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terry on June 12, 2016 at 2:13 pm

Two images uploaded.

I remember passing the Ritz when its demolition was at an advanced stage and there were quads for ‘The Anniversary’ (Bette Davis) in the frames on the Front of House ; I therefore always assumed that it was the last feature shown.

The very last Manager at the Ritz was a lovely chap by the name of Jack Vasey who transferred to the ABC (Savoy) South Shields from here. He always said that the South Shields theatre , whilst smaller, reminded him very much of Gateshead Ritz.

The South Shields venue was to become my first full managererial appointment for ABC and the staff without exception all spoke in glowing terms of Mr Vasey.

terry on June 12, 2016 at 3:19 pm

Photo uploaded of the closed building with ‘The Anniversary’ quad poster still in the frame…………

terry on June 22, 2016 at 3:20 pm

I have uploaded what is probably the best ever exterior shot of the ABC RITZ Gateshead. The only slight let – down is the visible area where a 32 sheet frame had once been attached to the main elevation.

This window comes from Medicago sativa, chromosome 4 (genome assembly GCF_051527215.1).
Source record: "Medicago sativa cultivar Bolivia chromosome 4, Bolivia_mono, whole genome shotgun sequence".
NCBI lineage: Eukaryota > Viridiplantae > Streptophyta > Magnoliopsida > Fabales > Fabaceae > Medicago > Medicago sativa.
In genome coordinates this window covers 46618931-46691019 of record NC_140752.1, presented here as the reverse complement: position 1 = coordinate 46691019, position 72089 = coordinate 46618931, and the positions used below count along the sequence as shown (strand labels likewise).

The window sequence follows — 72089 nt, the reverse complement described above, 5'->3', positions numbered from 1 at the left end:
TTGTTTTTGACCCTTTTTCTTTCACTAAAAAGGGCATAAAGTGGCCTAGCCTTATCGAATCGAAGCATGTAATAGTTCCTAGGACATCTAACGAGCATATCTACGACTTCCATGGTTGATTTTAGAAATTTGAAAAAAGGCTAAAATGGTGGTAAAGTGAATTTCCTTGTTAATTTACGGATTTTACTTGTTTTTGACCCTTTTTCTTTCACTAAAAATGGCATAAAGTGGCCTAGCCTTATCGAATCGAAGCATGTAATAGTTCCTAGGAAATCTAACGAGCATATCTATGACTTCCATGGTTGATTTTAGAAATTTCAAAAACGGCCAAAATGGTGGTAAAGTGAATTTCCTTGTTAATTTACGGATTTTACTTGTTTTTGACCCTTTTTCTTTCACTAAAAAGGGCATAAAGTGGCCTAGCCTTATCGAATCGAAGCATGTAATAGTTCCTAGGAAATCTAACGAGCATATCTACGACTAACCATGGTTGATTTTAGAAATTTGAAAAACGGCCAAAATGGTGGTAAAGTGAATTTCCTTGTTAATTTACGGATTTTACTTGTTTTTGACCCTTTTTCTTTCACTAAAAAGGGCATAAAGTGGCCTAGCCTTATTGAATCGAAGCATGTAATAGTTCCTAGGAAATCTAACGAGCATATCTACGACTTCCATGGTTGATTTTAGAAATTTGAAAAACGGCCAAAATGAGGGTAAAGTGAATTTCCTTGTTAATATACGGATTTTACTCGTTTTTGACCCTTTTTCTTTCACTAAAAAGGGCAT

terry on January 30, 2020 at 5:15 pm

According to the ‘Kine Year Book 1954’ the capacity of the ABC Ritz was 2,070:–


Mike_Blakemore on January 31, 2020 at 2:22 am

Terry The Kine Year book has a very large number of inaccuracies as there was always a delay of up to date details reaching the company From 1954 seen the reduction of seating capacities due to CinemaScope being installed. The is legal a requirement for the front row in relationship to the top of the screen of 35 degrees Which seems to be being ignored now. But Probably the Local Licensing department no longer employ people that know what they are doing